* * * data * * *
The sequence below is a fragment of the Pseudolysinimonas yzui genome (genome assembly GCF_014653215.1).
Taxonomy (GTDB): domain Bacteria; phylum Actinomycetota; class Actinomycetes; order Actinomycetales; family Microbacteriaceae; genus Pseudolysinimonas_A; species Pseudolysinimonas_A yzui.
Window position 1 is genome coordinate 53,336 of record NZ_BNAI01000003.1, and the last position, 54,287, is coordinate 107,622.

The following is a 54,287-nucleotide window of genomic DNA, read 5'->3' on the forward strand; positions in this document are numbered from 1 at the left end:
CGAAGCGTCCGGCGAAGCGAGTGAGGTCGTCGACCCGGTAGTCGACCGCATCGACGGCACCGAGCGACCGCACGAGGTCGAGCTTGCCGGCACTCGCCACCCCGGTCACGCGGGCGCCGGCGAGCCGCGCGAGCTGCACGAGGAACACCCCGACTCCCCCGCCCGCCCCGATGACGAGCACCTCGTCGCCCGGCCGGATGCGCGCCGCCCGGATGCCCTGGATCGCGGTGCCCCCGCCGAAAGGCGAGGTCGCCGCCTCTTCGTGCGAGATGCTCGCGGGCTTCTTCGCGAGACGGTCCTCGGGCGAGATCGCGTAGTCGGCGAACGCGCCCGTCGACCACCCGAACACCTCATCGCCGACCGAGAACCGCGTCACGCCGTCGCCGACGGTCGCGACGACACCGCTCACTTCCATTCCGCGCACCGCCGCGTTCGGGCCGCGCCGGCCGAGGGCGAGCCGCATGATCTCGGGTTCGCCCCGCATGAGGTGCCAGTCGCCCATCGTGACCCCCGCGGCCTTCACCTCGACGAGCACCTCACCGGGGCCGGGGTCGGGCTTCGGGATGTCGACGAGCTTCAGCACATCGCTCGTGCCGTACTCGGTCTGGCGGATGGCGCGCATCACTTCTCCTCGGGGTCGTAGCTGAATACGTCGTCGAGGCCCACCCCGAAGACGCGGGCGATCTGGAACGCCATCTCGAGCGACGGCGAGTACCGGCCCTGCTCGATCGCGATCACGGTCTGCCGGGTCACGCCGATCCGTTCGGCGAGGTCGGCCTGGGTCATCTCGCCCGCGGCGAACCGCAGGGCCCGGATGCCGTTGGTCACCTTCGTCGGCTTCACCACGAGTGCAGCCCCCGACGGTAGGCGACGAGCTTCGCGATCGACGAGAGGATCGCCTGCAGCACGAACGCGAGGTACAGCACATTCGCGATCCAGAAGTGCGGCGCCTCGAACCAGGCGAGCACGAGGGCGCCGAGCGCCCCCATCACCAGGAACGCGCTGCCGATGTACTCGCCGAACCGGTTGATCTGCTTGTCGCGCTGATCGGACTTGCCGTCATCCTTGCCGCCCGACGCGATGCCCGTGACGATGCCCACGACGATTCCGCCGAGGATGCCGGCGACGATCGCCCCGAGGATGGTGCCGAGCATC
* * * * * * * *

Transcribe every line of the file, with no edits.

The sequence below is a fragment of the Pseudolysinimonas yzui genome (genome assembly GCF_014653215.1).
Taxonomy (GTDB): domain Bacteria; phylum Actinomycetota; class Actinomycetes; order Actinomycetales; family Microbacteriaceae; genus Pseudolysinimonas_A; species Pseudolysinimonas_A yzui.
Window position 1 is genome coordinate 53,336 of record NZ_BNAI01000003.1, and the last position, 54,287, is coordinate 107,622.

The following is a 54,287-nucleotide window of genomic DNA, read 5'->3' on the forward strand; positions in this document are numbered from 1 at the left end:
CGAAGCGTCCGGCGAAGCGAGTGAGGTCGTCGACCCGGTAGTCGACCGCATCGACGGCACCGAGCGACCGCACGAGGTCGAGCTTGCCGGCACTCGCCACCCCGGTCACGCGGGCGCCGGCGAGCCGCGCGAGCTGCACGAGGAACACCCCGACTCCCCCGCCCGCCCCGATGACGAGCACCTCGTCGCCCGGCCGGATGCGCGCCGCCCGGATGCCCTGGATCGCGGTGCCCCCGCCGAAAGGCGAGGTCGCCGCCTCTTCGTGCGAGATGCTCGCGGGCTTCTTCGCGAGACGGTCCTCGGGCGAGATCGCGTAGTCGGCGAACGCGCCCGTCGACCACCCGAACACCTCATCGCCGACCGAGAACCGCGTCACGCCGTCGCCGACGGTCGCGACGACACCGCTCACTTCCATTCCGCGCACCGCCGCGTTCGGGCCGCGCCGGCCGAGGGCGAGCCGCATGATCTCGGGTTCGCCCCGCATGAGGTGCCAGTCGCCCATCGTGACCCCCGCGGCCTTCACCTCGACGAGCACCTCACCGGGGCCGGGGTCGGGCTTCGGGATGTCGACGAGCTTCAGCACATCGCTCGTGCCGTACTCGGTCTGGCGGATGGCGCGCATCACTTCTCCTCGGGGTCGTAGCTGAATACGTCGTCGAGGCCCACCCCGAAGACGCGGGCGATCTGGAACGCCATCTCGAGCGACGGCGAGTACCGGCCCTGCTCGATCGCGATCACGGTCTGCCGGGTCACGCCGATCCGTTCGGCGAGGTCGGCCTGGGTCATCTCGCCCGCGGCGAACCGCAGGGCCCGGATGCCGTTGGTCACCTTCGTCGGCTTCACCACGAGTGCAGCCCCCGACGGTAGGCGACGAGCTTCGCGATCGACGAGAGGATCGCCTGCAGCACGAACGCGAGGTACAGCACATTCGCGATCCAGAAGTGCGGCGCCTCGAACCAGGCGAGCACGAGGGCGCCGAGCGCCCCCATCACCAGGAACGCGCTGCCGATGTACTCGCCGAACCGGTTGATCTGCTTGTCGCGCTGATCGGACTTGCCGTCATCCTTGCCGCCCGACGCGATGCCCGTGACGATGCCCACGACGATTCCGCCGAGGATGCCGGCGACGATCGCCCCGAGGATGGTGCCGAGCATC